Stress Related Growth Within Youth Sport: The Parent-Child Relationship

Sam Thrower, Chris Harwood, Kacey Neely

Research output: Chapter in Book/Report/Conference proceedingChapterpeer-review


Studies have highlighted the stressful nature of youth sport for parents and young athletes and the negative impact this can have on their experiences and involvement. However, there is growing evidence to suggest that stressful and adverse events, have the potential to facilitate long-term growth. In this chapter, we explore the individual, and shared, stressors associated with youth sport participation for both young athletes and their parents. Following this, we adopt a dyadic perspective and review studies which have examined how parent-child interactions in youth sport contexts may act as a catalyst for growth and positively influence the broader parent-child relationship. Drawing upon this body of work, we offer a number of future recommendations targeted towards the need to understand how each of the aforementioned areas of research can be effectively integrated in order to advance research in this area. We conclude by highlighting the need for greater attention to be paid to the environmental contexts (e.g., supportive parent-child relationships) that are likely to promote positive change following stress or adversity within youth sport.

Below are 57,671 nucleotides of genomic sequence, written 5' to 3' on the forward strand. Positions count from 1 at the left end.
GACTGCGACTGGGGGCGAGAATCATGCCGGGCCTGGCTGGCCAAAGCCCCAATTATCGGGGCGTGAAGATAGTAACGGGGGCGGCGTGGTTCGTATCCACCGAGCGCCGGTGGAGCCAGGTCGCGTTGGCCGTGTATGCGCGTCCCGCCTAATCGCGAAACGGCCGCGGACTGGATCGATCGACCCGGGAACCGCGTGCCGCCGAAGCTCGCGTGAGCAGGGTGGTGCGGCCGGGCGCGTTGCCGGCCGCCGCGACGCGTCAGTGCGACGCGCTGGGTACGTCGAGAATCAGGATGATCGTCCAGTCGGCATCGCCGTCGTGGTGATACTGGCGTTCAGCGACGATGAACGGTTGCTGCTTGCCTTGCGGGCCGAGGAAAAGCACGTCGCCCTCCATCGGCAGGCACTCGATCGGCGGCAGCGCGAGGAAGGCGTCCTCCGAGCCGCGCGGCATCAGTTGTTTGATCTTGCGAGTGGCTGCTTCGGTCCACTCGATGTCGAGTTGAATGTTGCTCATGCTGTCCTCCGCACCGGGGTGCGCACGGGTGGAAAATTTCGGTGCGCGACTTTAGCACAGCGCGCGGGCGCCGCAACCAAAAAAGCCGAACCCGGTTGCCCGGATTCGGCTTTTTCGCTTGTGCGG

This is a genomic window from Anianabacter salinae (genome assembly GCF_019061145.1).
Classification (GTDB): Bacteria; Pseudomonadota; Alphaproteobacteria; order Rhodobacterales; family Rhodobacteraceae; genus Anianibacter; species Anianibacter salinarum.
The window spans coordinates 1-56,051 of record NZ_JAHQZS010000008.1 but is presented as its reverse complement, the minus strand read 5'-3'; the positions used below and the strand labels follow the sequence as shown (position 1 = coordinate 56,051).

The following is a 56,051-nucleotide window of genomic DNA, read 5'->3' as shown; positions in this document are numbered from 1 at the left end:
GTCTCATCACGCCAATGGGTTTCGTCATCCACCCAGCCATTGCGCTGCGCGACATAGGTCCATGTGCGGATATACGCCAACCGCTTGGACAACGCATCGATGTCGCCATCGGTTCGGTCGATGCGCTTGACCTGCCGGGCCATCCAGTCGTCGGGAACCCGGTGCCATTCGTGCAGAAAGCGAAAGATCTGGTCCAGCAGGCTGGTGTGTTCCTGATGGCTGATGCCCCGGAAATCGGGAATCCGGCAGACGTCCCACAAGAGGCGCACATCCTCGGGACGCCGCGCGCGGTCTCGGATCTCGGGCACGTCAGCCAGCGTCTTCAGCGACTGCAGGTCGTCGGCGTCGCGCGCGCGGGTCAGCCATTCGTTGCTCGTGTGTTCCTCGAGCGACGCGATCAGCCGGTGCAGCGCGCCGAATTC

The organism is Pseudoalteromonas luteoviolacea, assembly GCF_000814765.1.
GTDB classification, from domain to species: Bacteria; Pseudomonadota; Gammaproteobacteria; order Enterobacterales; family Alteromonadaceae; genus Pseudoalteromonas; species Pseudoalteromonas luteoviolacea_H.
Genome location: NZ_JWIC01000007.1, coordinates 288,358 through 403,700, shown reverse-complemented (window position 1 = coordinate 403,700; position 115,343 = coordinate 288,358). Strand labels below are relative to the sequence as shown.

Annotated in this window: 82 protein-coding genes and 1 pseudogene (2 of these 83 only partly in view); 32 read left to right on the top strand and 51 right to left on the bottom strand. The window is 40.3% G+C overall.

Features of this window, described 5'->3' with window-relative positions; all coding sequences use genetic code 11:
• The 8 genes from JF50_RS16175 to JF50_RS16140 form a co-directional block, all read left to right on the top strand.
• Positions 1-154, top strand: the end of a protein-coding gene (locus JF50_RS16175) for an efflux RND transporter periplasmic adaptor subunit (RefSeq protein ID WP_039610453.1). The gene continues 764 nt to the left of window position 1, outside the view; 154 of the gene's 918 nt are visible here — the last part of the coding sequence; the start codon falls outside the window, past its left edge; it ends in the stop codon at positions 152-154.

Original languageEnglish
Title of host publicationGrowth Following Adversity in Sport A Mechanism to Positive Change in Sport, 1st Edition
EditorsRoss Wadey, Melissa Day, Karen Howells
PublisherRoutledge: Taylor & Francis Group
ISBN (Print)9780367223816, 9780367223809
Publication statusPublished - 29 Jul 2020

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